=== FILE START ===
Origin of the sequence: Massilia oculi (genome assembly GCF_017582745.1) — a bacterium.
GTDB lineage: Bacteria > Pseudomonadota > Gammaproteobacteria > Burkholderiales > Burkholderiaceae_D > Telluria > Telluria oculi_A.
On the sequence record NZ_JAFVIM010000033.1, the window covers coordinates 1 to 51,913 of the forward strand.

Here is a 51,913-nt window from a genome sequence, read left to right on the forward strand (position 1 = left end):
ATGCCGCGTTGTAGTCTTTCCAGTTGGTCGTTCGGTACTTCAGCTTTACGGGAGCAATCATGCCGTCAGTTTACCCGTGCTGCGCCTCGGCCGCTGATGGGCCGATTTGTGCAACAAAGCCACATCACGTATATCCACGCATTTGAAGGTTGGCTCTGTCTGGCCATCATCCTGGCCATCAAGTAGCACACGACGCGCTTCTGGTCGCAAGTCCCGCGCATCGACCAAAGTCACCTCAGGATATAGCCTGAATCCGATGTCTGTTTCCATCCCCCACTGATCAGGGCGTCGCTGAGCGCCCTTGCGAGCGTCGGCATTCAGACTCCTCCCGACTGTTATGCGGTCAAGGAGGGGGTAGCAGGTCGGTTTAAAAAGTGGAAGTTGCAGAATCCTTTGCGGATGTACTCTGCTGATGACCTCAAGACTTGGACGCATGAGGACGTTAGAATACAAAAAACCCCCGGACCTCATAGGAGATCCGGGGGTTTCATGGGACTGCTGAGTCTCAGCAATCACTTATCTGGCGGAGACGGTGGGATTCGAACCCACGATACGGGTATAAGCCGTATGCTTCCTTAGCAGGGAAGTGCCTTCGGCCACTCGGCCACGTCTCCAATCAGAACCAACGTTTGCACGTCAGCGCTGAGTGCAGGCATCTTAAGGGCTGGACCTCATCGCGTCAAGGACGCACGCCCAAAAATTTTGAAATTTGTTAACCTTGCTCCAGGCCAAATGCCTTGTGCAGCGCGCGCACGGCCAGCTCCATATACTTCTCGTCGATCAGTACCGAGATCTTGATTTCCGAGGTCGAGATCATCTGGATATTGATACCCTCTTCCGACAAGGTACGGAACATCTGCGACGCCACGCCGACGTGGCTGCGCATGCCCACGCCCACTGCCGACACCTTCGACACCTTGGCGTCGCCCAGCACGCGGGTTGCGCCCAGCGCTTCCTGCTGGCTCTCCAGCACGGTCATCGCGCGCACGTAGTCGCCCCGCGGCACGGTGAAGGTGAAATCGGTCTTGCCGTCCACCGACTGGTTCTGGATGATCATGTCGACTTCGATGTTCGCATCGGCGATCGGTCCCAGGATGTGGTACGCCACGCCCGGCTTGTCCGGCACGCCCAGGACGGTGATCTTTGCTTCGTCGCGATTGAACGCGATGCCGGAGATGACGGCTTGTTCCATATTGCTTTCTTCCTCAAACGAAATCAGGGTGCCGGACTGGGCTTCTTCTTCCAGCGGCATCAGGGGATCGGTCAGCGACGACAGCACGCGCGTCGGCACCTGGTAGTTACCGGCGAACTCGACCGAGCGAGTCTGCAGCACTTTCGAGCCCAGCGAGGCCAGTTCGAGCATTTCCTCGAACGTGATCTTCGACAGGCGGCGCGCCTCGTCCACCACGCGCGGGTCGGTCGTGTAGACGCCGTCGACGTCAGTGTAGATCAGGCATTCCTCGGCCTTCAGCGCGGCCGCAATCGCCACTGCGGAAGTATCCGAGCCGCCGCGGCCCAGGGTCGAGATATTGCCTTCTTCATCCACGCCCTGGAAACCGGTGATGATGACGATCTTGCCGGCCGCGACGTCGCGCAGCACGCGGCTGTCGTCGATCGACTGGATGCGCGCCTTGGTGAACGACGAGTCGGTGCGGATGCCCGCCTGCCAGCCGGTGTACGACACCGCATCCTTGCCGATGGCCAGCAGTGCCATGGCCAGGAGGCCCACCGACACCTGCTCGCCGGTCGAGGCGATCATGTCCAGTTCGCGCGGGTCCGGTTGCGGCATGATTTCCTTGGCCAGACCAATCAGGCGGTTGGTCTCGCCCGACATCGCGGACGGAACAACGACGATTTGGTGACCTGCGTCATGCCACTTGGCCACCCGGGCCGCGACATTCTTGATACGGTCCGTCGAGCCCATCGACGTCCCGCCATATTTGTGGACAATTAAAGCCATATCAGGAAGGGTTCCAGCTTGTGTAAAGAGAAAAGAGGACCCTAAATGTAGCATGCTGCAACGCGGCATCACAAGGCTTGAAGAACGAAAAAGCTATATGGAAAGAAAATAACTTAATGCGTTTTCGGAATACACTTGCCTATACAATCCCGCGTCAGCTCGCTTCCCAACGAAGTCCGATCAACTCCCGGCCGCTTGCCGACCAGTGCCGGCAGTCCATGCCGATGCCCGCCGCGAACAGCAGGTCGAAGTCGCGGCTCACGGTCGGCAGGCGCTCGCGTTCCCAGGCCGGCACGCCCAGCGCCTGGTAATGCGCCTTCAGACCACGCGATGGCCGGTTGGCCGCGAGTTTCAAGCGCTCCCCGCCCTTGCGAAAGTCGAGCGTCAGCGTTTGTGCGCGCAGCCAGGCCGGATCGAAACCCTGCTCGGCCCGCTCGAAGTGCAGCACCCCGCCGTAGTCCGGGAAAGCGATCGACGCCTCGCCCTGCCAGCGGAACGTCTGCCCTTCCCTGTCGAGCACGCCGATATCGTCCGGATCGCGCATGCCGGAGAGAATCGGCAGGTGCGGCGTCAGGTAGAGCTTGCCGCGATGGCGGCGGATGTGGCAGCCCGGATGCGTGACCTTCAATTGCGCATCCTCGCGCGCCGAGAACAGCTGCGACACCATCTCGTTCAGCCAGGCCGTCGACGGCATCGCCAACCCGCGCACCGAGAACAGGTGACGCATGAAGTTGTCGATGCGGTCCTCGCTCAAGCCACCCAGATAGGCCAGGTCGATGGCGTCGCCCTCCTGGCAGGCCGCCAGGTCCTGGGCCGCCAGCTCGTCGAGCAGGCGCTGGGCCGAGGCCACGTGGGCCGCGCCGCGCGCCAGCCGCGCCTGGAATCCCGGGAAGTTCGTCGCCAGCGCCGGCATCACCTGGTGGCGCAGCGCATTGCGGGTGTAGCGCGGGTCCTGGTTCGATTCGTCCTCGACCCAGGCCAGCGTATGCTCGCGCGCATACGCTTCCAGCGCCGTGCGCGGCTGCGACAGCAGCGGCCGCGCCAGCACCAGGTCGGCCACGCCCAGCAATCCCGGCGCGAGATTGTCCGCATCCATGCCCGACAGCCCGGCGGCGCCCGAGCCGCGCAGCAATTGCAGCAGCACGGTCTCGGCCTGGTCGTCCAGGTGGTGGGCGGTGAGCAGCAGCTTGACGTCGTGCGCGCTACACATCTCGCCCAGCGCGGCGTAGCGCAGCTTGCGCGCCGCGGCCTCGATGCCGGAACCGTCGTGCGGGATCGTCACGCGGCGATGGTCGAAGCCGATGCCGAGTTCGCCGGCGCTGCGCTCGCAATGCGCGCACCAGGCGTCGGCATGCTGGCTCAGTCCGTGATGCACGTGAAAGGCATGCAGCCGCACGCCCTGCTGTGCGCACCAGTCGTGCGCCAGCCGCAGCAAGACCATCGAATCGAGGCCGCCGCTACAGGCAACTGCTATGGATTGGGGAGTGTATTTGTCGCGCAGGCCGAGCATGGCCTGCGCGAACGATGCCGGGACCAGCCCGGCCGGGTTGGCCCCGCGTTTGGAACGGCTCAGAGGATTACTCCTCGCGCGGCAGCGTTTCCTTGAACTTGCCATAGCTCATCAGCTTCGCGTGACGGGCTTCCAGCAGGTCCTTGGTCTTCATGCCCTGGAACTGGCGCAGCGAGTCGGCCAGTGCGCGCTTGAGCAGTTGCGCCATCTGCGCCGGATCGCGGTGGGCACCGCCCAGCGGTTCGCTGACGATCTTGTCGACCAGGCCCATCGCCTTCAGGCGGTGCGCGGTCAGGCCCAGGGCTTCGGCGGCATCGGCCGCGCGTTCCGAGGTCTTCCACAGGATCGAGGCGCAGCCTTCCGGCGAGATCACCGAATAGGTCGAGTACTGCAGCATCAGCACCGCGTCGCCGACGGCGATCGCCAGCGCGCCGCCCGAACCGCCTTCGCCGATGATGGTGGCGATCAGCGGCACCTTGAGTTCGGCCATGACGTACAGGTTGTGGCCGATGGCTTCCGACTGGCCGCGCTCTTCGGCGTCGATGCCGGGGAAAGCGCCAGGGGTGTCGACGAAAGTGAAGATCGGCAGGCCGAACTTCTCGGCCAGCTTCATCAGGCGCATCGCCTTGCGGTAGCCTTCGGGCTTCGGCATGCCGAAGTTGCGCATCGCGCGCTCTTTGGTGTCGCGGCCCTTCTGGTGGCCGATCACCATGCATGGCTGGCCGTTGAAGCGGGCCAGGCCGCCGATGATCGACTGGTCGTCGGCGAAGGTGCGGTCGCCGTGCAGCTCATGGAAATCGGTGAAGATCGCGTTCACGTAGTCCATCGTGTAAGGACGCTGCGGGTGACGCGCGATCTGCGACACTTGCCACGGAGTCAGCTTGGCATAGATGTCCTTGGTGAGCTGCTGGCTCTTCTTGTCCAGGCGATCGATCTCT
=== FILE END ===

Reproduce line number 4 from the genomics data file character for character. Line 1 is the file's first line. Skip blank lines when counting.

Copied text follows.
Here is a 51,913-nt window from a genome sequence, read left to right on the forward strand (position 1 = left end):